2. A fluid' conveying system as defined in claim 1 wherein a low pressure'selecting relay is associated with said fourth conduit which extends between said speed indicating transmitter and said ratio controller, a conduit connecting said selecting relay to a fluid supply pressure,

a regulator positioned in said last mentioned conduit to maintain the pressure level of said last mentioned supply fluid being applied to said low pressure selecting relay at a pre-selected value, said selecting relay being responsive to changes in the magnitude of the pressure of the fluid being transmitted by said speed indicating transmitter through said fourth outlet conduit and which is operative when said fluid pressure exceeds said pre-selected pressure level of said supply fluid pressure, to prevent said fluid pressure from said speed indicating transmitter from being transmitted to said ratio controller, and to apply said supply fluid pressure to said ratio controller, said selecting relay being further responsive when said fluid in said fourth conduit dropsibelow said pre-selected pressure level, to apply said fluid pressure from said speed indicating transmitter to said ratio controller and to prevent said supply fluid pressure from being applied to said ratio controller.

References Cited in the file of this patent UNITED STATES PATENTS Standcrwick May 7, 1935

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Cited By (6)

* Cited by examiner, † Cited by third party
Publication number Priority date Publication date Assignee Title
US3217675A (en) * 1962-11-07 1965-11-16 Internat Leasing Corp Method and apparatus for the production of pile fabric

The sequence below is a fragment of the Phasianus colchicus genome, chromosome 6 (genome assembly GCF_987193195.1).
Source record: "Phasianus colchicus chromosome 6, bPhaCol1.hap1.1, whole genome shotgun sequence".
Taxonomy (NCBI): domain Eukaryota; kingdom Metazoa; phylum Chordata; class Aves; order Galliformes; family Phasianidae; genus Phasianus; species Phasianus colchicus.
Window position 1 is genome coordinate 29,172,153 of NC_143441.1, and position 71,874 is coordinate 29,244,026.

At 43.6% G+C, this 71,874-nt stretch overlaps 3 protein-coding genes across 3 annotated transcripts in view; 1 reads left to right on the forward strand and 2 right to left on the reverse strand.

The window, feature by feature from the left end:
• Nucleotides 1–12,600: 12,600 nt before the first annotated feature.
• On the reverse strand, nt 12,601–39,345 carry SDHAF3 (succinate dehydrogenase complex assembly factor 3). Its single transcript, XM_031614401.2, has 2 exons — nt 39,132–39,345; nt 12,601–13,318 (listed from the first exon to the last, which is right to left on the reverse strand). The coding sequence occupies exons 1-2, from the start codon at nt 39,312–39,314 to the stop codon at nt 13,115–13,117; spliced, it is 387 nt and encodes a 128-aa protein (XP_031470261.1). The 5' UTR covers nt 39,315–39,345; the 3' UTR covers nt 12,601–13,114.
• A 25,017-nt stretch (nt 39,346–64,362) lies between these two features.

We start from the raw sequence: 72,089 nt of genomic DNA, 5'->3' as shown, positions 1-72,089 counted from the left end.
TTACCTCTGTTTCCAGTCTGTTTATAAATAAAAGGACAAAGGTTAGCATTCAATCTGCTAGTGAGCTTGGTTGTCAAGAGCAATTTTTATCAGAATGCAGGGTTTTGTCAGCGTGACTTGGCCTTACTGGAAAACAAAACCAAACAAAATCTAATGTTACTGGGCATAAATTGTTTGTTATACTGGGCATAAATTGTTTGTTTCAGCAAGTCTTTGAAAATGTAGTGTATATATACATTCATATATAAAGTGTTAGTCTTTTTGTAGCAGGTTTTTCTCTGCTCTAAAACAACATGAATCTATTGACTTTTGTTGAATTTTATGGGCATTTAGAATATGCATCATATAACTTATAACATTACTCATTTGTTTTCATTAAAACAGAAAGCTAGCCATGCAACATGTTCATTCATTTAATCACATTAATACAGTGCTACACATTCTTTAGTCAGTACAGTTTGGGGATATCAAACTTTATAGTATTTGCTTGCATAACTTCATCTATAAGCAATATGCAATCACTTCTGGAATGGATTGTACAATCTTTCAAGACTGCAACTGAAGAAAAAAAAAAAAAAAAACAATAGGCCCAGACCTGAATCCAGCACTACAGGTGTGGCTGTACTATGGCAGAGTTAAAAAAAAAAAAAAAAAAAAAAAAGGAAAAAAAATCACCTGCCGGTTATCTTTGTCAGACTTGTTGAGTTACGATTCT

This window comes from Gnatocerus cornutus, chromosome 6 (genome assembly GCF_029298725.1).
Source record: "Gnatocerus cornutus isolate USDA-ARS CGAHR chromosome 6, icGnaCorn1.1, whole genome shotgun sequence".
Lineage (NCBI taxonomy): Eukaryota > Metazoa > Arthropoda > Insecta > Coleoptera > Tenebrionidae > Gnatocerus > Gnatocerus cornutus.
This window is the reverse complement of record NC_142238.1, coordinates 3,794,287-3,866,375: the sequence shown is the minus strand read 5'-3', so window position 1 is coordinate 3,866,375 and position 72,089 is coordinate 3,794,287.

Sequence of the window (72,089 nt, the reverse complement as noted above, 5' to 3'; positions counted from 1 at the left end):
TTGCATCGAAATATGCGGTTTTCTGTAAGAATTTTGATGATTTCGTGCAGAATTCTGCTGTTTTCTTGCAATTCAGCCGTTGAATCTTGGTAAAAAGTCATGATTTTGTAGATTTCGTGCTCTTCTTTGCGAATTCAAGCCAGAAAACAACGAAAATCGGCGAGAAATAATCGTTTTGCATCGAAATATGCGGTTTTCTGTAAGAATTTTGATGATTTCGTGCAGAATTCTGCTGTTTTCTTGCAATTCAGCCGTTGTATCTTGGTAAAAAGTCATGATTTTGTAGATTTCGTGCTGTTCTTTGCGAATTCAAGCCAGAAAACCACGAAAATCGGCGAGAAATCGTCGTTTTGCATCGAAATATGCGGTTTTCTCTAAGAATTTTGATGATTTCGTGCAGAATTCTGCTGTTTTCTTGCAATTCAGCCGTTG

US3255954A (en) * 1962-07-06 1966-06-14 Atlas Copco Ab Positive displacement compressors
US3716305A (en) * 1966-03-15 1973-02-13 Kloeckner Humboldt Deutz Ag Gas turbine power plant
FR2405363A1 (en) * 1977-10-07 1979-05-04 Wabco Westinghouse Gmbh Engine charge air supply system - has regulator vent outlet connected by pipe to engine intake
US6638029B2 (en) * 2001-12-19 2003-10-28 Hamilton Sunstrand Corporation Pressure ratio modulation for a two stage oil free compressor assembly
US20030223897A1 (en) * 2002-06-03 2003-12-04 Jim Ferentinos Two-stage rotary screw fluid compressor

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* Cited by examiner, † Cited by third party
Publication number Priority date Publication date Assignee Title
US2000721A (en) * 1932-10-26 1935-05-07 Gen Electric Centrifugal compressor
US2548943A (en) * 1946-08-02 1951-04-17 Honeywell Regulator Co Air control instrument
US2643055A (en) * 1952-08-26 1953-06-23 Sorteberg Johannes Automatically balanced force bridge
US2661145A (en) * 1947-03-11 1953-12-01 Guardite Corp Antisurge control for refrigeration compressors
US2672726A (en) * 1950-09-19 1954-03-23 Bell Aircraft Corp Ducted fan jet aircraft engine
US2762559A (en) * 1954-09-23 1956-09-11 Westinghouse Electric Corp Axial flow compressor with axially adjustable rotor

Patent Citations (6)

* Cited by examiner, † Cited by third party
Publication number Priority date Publication date Assignee Title
US2000721A (en) * 1932-10-26 1935-05-07 Gen Electric Centrifugal compressor
US2548943A (en) * 1946-08-02 1951-04-17 Honeywell Regulator Co Air control instrument
US2661145A (en) * 1947-03-11 1953-12-01 Guardite Corp Antisurge control for refrigeration compressors
US2672726A (en) * 1950-09-19 1954-03-23 Bell Aircraft Corp Ducted fan jet aircraft engine
US2643055A (en) * 1952-08-26 1953-06-23 Sorteberg Johannes Automatically balanced force bridge
US2762559A (en) * 1954-09-23 1956-09-11 Westinghouse Electric Corp Axial flow compressor with axially adjustable rotor

Cited By (6)

* Cited by examiner, † Cited by third party
Publication number Priority date Publication date Assignee Title
US3255954A (en) * 1962-07-06 1966-06-14 Atlas Copco Ab Positive displacement compressors
US3217675A (en) * 1962-11-07 1965-11-16 Internat Leasing Corp Method and apparatus for the production of pile fabric
US3716305A (en) * 1966-03-15 1973-02-13 Kloeckner Humboldt Deutz Ag Gas turbine power plant
FR2405363A1 (en) * 1977-10-07 1979-05-04 Wabco Westinghouse Gmbh Engine charge air supply system - has regulator vent outlet connected by pipe to engine intake
US6638029B2 (en) * 2001-12-19 2003-10-28 Hamilton Sunstrand Corporation Pressure ratio modulation for a two stage oil free compressor assembly
US20030223897A1 (en) * 2002-06-03 2003-12-04 Jim Ferentinos Two-stage rotary screw fluid compressor